If you ask me, we don’t have enough fantasy in our comic books. There’s plenty of science fiction of every variety imaginable, but aside from some choice books (Rat Queens comes to mind) there isn’t much out there on a consistent basis (besides Thor and Conan?).
When it comes to fantasy, oftentimes we have to turn to indie publishers to give us what we want. Case in point this book, but is it good?
Allen: Son of Hellcock #1 (Z2 Comics)
This is a comedic look at fantasy and in particular the Conan series. It opens with a hero very much like Conan who fights an evil force to be reckoned with. The premise asks the question…what would happen if true evil reigned? And what would the barbarian hero’s son do about it?
Why does this book matter?
The average person protagonist thrust into the role of hero is a common trope, but this is a slightly different affair. For beginners we have an artist protagonist in Allen who looks like an average modern man (glasses and all), but his father is very much a hero Arnold Schwarzenegger types could play. That’s a good juxtaposition to play around with, plus with any fantasy comic there’s potential for anything to happen!
Fine, you have my attention. What’s good about it?
If you’re looking for value in your comics (because God knows the 22 page Big Two comic format is as light as a rice cake), Allen: Son of Hellcock offers up plenty. This issue stops at nothing to prove it’s a tried and true fantasy we’ve dreamed of while playing Dungeons and Dragons. There are many types of monsters from dragons to fish people (with soul patches) and writers Will Tracy and Gabe Koplowitz stops at nothing to inundate the first ten pages with all your fantasy expectations. Tracy and Koplowitz fill every page with fun moments, over the top action and nods to many things fantasy lovers love (not least of which is Hellcock the Conan type who stops at nothing to flex those muscles); which is why when the hook occurs midway through and we meet Allen things get funny very fast.
Establishing the world is key and Tracy and Koplowitz do so very well. Allen and his relationship to a certain spirit is also a hilarious set up. While it might remind some of the trashy romcom’s we despise it works here because of the setting and the geeky protagonist most of us can relate to. Essentially the first half shows us a fantastical world of heroes fighting all powerful villains while the second half shows the trials and tribulations of being a lonely nerd. Equally valid battles!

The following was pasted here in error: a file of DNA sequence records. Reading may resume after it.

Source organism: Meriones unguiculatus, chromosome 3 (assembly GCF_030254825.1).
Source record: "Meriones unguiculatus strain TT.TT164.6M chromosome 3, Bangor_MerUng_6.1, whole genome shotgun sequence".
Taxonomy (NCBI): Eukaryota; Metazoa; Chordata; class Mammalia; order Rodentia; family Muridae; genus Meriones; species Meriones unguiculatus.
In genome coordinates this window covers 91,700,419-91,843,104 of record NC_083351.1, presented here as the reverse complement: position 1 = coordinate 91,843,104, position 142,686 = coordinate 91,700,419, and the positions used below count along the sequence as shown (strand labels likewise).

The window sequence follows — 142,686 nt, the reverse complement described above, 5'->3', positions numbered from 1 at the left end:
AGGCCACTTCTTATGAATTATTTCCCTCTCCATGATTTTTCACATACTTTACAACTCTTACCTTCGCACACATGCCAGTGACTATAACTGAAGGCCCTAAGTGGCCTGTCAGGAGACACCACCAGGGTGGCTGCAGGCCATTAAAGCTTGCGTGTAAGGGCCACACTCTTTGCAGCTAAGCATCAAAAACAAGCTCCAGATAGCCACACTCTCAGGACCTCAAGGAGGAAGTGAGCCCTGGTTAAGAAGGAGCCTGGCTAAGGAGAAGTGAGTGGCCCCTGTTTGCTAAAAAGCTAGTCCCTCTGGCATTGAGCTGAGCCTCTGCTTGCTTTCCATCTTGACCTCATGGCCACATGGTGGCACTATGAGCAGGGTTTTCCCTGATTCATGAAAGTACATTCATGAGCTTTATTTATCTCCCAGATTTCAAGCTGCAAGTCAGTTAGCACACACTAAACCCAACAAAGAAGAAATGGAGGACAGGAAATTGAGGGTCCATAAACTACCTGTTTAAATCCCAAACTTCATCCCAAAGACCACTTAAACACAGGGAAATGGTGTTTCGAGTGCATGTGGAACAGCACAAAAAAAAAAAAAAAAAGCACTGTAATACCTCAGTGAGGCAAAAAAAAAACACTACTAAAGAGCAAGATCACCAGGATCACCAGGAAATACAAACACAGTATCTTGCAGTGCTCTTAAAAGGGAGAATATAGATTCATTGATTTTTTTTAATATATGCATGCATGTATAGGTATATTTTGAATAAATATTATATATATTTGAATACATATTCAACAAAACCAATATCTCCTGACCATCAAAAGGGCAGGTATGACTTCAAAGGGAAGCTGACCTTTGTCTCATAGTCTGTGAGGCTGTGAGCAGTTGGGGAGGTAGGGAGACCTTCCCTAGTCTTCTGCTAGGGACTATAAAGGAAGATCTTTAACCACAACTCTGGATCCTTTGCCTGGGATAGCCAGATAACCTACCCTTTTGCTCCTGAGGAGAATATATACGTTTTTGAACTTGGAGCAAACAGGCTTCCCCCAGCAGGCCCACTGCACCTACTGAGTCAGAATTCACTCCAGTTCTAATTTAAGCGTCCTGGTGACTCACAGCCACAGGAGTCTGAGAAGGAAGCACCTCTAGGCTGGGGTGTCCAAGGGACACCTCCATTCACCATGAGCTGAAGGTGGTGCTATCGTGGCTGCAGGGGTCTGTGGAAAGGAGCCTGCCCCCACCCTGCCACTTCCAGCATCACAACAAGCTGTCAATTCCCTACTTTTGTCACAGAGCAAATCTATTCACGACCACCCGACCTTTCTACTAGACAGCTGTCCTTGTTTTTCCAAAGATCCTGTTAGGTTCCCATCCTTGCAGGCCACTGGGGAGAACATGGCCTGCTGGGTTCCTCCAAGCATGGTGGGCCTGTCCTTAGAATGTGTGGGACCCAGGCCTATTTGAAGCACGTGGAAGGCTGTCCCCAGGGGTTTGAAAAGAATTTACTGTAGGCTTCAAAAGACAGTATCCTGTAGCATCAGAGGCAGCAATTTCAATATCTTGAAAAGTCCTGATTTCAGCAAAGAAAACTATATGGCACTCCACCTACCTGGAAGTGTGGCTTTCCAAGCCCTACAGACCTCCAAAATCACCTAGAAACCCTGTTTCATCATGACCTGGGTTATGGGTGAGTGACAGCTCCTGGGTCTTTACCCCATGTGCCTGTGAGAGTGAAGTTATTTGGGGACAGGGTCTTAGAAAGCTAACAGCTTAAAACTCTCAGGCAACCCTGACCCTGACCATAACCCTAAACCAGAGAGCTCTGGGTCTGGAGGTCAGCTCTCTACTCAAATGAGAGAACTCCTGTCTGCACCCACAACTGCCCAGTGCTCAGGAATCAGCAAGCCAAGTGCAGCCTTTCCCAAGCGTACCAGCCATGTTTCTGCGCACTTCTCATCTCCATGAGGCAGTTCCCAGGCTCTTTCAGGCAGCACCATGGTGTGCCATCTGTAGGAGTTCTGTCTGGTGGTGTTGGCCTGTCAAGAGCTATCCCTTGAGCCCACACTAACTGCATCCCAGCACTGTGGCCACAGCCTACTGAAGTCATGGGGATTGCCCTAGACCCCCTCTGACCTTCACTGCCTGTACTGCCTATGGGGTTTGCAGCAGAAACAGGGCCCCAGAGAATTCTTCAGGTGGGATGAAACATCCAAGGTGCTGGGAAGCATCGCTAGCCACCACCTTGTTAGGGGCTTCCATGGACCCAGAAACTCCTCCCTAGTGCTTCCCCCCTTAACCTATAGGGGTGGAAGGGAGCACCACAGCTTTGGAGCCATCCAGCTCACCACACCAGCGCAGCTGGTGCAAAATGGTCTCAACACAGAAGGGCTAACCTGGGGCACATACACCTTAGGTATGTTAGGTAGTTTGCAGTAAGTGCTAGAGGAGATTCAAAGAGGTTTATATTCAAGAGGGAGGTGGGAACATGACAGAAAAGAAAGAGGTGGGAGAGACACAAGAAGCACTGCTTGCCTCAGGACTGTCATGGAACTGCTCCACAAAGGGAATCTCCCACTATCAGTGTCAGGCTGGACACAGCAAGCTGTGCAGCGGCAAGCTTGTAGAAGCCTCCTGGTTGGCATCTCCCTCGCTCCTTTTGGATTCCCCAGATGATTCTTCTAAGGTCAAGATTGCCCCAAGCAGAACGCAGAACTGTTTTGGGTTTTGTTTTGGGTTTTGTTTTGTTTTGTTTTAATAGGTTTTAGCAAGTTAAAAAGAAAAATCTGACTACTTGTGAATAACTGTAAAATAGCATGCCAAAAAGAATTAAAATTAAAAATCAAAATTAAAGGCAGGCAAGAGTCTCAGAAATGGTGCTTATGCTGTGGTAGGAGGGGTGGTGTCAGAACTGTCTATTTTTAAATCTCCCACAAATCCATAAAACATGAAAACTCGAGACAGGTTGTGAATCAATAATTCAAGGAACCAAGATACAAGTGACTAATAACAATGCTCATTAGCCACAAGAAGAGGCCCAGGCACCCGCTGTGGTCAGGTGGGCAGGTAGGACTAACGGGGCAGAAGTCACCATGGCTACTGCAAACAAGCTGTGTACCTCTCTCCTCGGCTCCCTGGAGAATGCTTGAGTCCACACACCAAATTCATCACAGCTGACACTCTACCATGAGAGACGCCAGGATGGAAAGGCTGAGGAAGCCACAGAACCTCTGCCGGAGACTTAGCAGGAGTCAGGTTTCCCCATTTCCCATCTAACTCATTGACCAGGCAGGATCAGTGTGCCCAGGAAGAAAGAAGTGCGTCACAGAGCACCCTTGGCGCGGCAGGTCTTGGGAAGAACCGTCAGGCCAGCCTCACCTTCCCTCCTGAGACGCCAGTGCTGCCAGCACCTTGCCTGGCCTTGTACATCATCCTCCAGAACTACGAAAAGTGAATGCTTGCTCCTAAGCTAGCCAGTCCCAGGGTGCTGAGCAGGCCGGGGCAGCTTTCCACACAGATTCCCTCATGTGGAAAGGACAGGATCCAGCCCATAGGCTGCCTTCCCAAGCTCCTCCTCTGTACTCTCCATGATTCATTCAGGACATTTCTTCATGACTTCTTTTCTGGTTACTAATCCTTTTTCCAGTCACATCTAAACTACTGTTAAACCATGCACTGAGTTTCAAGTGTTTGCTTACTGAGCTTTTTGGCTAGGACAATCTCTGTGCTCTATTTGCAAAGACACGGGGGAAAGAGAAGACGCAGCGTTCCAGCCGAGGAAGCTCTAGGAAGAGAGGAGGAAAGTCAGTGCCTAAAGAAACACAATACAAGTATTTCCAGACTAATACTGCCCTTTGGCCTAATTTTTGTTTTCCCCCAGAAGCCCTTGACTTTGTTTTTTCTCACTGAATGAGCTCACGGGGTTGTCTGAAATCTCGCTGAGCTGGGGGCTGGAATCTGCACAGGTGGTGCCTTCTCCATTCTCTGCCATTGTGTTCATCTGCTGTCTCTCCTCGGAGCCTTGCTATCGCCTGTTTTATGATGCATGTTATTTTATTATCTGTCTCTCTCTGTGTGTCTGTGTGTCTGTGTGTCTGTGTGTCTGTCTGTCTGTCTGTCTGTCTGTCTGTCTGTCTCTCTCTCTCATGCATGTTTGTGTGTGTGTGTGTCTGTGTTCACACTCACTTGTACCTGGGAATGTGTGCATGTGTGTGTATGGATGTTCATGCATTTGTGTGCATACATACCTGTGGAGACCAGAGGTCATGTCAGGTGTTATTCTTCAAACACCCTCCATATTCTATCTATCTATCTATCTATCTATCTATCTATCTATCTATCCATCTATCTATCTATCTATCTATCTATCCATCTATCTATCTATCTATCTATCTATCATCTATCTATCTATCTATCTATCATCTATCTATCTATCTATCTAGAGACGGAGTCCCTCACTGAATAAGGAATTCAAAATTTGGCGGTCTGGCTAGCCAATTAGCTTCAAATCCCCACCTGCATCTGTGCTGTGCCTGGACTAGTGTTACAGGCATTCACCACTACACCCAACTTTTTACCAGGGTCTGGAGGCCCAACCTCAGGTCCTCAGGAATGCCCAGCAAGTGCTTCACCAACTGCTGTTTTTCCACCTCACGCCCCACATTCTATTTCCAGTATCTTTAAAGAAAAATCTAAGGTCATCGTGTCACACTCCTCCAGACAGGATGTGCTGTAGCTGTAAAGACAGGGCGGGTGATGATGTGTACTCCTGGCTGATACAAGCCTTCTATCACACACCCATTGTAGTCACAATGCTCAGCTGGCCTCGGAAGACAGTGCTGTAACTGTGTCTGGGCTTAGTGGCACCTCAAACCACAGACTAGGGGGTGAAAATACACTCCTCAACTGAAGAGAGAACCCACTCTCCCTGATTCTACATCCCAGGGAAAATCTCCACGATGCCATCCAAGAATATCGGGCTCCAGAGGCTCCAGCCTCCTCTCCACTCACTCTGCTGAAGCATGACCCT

Artist Miguel Porto does a bang up job drawing too with thin line work that’s detailed and very good at selling the comedic bits. His style is clearly European as it renders everything in a 3D space that’s detailed and sure. One scene works well due to the art as we close in on the great villain that now rules only to pull out to reveal a bored child of said villain reading the newspaper. The world largely works because Porto goes above and beyond rendering the surroundings of these characters.
It can’t be perfect can it?
The nerd who can’t get girls thing is rather overdone and it’s hard to enjoy the character because of it. So far he’s rather depressing and boring, which is probably part of his schtick, but of all the characters in this work he’s the least pleasing and interesting. That’s a slight problem considering he’s the protagonist, but there is more to the characters around him that is for sure.
The juxtaposed stories of the father and son work to split the book in half, but at the same time it does make the first half feel too long. You might find yourself screaming “get on with the hook.”
Is It Good?
Tracy and Koplowitz stuff much of this issue with funny moments either via the spirit or background characters and that’s fun for any fan of fantasy. The first issue of Allen: Son of Hellcock is a lot of fun and you should take the chance to go along for the ride.